A number of stories ran today that in aggregate paint a dismal picture for the economic state of Penn State.
The Centre Daily Times reported that Graham Spanier told the Faculty Senate on Tuesday there will probably not be any pay raises this year.
“The only way to close a gap of this magnitude with the economic situation around us is to look at salaries,” Spanier said.
He outlined the financial challenges he said the university is facing, including a funding cut of $15 million of its $338 million state appropriation this year and the possibility of another cut. Rising costs for health insurance and retirement along with the likelihood of an increase in electricity prices because of deregulation are coming next year.
The Collegian reported that the University will be accountable for an increase in its electric bill that could be as high as $18 million over the next two years.
The increase in costs could result in an additional $25-per-semester increase in room and board rates to defray rising electricity costs if the university’s appeal is denied, according to a university press release.
OK, so to the Senate, Spanier said basically, “times are tough and it’s gotta be you,” and to the students, he said, “times are tough and it’s gotta be you.”
As Safeguard Old State’s Thomas Shakely points out, this fall, the Collegian reported this statement from university spokesperson Lisa Powers,
“Obviously we don’t have $9 million just sitting around,” Powers said, adding the university plans to appeal the decision. “If you didn’t plan to spend $9 million in your budget, it’s not there to be spent. This would be an additional burden on students.”
On this final quote, excerpted from the Sept. 26 article in The Daily Collegian, we have another example of the administration’s status quo attitude toward the running of our University. When an unexpected bill comes in, they’ve got no savings account.
The finances are so precisely budgeted that nothing can be spared or cut, so, naturally, they let the bankers loose on the undergraduates. Isn’t the point of responsible governance to ensure your institution is prepared to cope with the unexpected?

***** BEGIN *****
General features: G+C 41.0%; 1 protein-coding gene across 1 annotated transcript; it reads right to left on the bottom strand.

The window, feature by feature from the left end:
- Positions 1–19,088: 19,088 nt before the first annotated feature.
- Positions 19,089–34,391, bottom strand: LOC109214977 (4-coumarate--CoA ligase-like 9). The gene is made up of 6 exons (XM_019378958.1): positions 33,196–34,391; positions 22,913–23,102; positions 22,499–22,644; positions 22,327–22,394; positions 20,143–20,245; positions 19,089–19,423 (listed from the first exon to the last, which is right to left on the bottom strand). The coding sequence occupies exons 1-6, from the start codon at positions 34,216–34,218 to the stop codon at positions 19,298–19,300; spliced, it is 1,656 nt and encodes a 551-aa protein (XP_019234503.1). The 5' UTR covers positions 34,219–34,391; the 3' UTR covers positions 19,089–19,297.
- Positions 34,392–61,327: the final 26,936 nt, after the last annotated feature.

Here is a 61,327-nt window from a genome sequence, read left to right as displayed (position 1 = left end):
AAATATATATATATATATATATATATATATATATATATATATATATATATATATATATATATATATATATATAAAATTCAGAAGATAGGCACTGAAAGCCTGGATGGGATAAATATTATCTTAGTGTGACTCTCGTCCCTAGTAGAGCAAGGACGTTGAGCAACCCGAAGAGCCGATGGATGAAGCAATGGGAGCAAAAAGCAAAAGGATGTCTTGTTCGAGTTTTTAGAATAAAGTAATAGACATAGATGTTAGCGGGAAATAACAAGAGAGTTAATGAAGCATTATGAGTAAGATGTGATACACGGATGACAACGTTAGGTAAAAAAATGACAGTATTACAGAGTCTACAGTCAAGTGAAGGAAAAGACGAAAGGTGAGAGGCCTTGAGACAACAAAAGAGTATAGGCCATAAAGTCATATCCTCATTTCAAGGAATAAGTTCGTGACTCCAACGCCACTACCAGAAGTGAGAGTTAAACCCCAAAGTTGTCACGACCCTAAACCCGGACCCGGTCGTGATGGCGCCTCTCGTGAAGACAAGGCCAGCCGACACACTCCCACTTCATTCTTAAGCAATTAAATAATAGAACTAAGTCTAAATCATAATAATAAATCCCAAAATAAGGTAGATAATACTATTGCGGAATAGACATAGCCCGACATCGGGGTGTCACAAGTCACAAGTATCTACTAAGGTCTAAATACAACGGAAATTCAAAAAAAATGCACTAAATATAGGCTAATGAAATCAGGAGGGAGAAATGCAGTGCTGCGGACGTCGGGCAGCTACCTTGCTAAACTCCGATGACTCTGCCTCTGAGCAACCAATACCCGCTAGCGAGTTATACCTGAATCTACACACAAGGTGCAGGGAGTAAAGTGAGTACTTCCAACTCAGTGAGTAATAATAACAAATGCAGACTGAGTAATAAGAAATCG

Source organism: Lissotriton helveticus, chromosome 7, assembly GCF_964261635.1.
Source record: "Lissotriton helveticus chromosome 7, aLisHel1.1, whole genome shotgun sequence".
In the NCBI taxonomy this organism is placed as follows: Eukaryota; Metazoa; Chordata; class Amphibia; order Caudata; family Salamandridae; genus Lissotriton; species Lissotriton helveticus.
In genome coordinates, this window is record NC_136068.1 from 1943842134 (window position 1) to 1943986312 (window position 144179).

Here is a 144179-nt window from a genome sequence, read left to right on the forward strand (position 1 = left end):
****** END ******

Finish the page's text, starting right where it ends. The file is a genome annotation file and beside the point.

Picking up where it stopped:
Our administrators need to get out of the comfortable yet deadly mindset that students are open pocketbooks, ripe for picking from whenever necessary.
We understand that this is a period of great economic duress, and that the university’s budget is to some extent a victim of the times. However, we agree with Shakely that the university should have been more responsible four years ago, when it first recieved notice of the potential increase in its electric bills.
We’re not sure there is a clear prescription for this situation. From our perspective, it seems that the state would be fulfilling its purpose if it were to step in to help alleviate the extraordinary pressure being put on Penn State at this time. But that prescription is complicated by the complicated relationship between the state and Penn State. We are neither public nor private, we are “state-related.”
The situation will become clearer over the next few months as spring enrollment numbers and projected enrollment numbers for next year are released, and as the state begins deliberating its next budget. Here’s to hoping that in the end, Penn State doesn’t become less affordable than it already is.